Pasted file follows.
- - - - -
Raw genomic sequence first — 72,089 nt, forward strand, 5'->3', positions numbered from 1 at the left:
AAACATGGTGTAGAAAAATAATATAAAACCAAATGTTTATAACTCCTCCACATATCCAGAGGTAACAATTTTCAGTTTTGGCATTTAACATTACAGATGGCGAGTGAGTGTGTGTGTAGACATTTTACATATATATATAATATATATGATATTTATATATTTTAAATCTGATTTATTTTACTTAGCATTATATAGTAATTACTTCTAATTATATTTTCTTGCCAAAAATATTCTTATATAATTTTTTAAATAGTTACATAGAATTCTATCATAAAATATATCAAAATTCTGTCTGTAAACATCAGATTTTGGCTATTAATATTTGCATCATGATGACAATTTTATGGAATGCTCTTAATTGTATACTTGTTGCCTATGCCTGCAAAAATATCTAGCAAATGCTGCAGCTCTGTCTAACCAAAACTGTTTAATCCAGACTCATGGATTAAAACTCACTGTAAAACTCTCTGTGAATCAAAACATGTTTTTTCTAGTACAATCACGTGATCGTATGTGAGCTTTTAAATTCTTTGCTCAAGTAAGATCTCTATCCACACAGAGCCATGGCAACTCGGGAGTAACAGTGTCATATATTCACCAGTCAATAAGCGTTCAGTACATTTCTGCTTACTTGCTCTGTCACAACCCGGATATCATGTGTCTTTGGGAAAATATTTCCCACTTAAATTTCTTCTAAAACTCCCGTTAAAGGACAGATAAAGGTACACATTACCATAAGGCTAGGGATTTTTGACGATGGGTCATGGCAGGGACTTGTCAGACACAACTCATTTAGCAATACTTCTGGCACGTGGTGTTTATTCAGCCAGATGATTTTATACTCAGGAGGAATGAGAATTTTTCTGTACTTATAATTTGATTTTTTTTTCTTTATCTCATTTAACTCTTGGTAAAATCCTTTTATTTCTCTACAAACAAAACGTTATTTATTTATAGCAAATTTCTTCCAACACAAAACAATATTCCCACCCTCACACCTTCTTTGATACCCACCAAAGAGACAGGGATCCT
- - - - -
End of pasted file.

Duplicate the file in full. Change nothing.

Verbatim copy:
Raw genomic sequence first — 72,089 nt, forward strand, 5'->3', positions numbered from 1 at the left:
AAACATGGTGTAGAAAAATAATATAAAACCAAATGTTTATAACTCCTCCACATATCCAGAGGTAACAATTTTCAGTTTTGGCATTTAACATTACAGATGGCGAGTGAGTGTGTGTGTAGACATTTTACATATATATATAATATATATGATATTTATATATTTTAAATCTGATTTATTTTACTTAGCATTATATAGTAATTACTTCTAATTATATTTTCTTGCCAAAAATATTCTTATATAATTTTTTAAATAGTTACATAGAATTCTATCATAAAATATATCAAAATTCTGTCTGTAAACATCAGATTTTGGCTATTAATATTTGCATCATGATGACAATTTTATGGAATGCTCTTAATTGTATACTTGTTGCCTATGCCTGCAAAAATATCTAGCAAATGCTGCAGCTCTGTCTAACCAAAACTGTTTAATCCAGACTCATGGATTAAAACTCACTGTAAAACTCTCTGTGAATCAAAACATGTTTTTTCTAGTACAATCACGTGATCGTATGTGAGCTTTTAAATTCTTTGCTCAAGTAAGATCTCTATCCACACAGAGCCATGGCAACTCGGGAGTAACAGTGTCATATATTCACCAGTCAATAAGCGTTCAGTACATTTCTGCTTACTTGCTCTGTCACAACCCGGATATCATGTGTCTTTGGGAAAATATTTCCCACTTAAATTTCTTCTAAAACTCCCGTTAAAGGACAGATAAAGGTACACATTACCATAAGGCTAGGGATTTTTGACGATGGGTCATGGCAGGGACTTGTCAGACACAACTCATTTAGCAATACTTCTGGCACGTGGTGTTTATTCAGCCAGATGATTTTATACTCAGGAGGAATGAGAATTTTTCTGTACTTATAATTTGATTTTTTTTTCTTTATCTCATTTAACTCTTGGTAAAATCCTTTTATTTCTCTACAAACAAAACGTTATTTATTTATAGCAAATTTCTTCCAACACAAAACAATATTCCCACCCTCACACCTTCTTTGATACCCACCAAAGAGACAGGGATCCT